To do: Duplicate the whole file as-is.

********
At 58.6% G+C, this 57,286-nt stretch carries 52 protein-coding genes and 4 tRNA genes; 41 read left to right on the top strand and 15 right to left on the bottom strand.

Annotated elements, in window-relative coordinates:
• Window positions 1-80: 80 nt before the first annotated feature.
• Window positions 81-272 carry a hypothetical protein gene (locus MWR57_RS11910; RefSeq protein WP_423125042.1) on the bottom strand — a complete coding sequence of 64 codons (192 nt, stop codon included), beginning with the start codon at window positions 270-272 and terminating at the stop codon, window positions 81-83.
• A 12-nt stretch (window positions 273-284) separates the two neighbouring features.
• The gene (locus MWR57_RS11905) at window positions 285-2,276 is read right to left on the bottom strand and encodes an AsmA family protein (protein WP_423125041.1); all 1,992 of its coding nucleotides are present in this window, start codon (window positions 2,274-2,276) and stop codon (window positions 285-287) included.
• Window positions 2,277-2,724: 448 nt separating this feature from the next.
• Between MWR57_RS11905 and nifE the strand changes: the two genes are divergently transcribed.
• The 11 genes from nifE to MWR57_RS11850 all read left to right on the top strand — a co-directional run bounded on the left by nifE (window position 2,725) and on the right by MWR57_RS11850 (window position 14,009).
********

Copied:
At 58.6% G+C, this 57,286-nt stretch carries 52 protein-coding genes and 4 tRNA genes; 41 read left to right on the top strand and 15 right to left on the bottom strand.

Annotated elements, in window-relative coordinates:
• Window positions 1-80: 80 nt before the first annotated feature.
• Window positions 81-272 carry a hypothetical protein gene (locus MWR57_RS11910; RefSeq protein WP_423125042.1) on the bottom strand — a complete coding sequence of 64 codons (192 nt, stop codon included), beginning with the start codon at window positions 270-272 and terminating at the stop codon, window positions 81-83.
• A 12-nt stretch (window positions 273-284) separates the two neighbouring features.
• The gene (locus MWR57_RS11905) at window positions 285-2,276 is read right to left on the bottom strand and encodes an AsmA family protein (protein WP_423125041.1); all 1,992 of its coding nucleotides are present in this window, start codon (window positions 2,274-2,276) and stop codon (window positions 285-287) included.
• Window positions 2,277-2,724: 448 nt separating this feature from the next.
• Between MWR57_RS11905 and nifE the strand changes: the two genes are divergently transcribed.
• The 11 genes from nifE to MWR57_RS11850 all read left to right on the top strand — a co-directional run bounded on the left by nifE (window position 2,725) and on the right by MWR57_RS11850 (window position 14,009).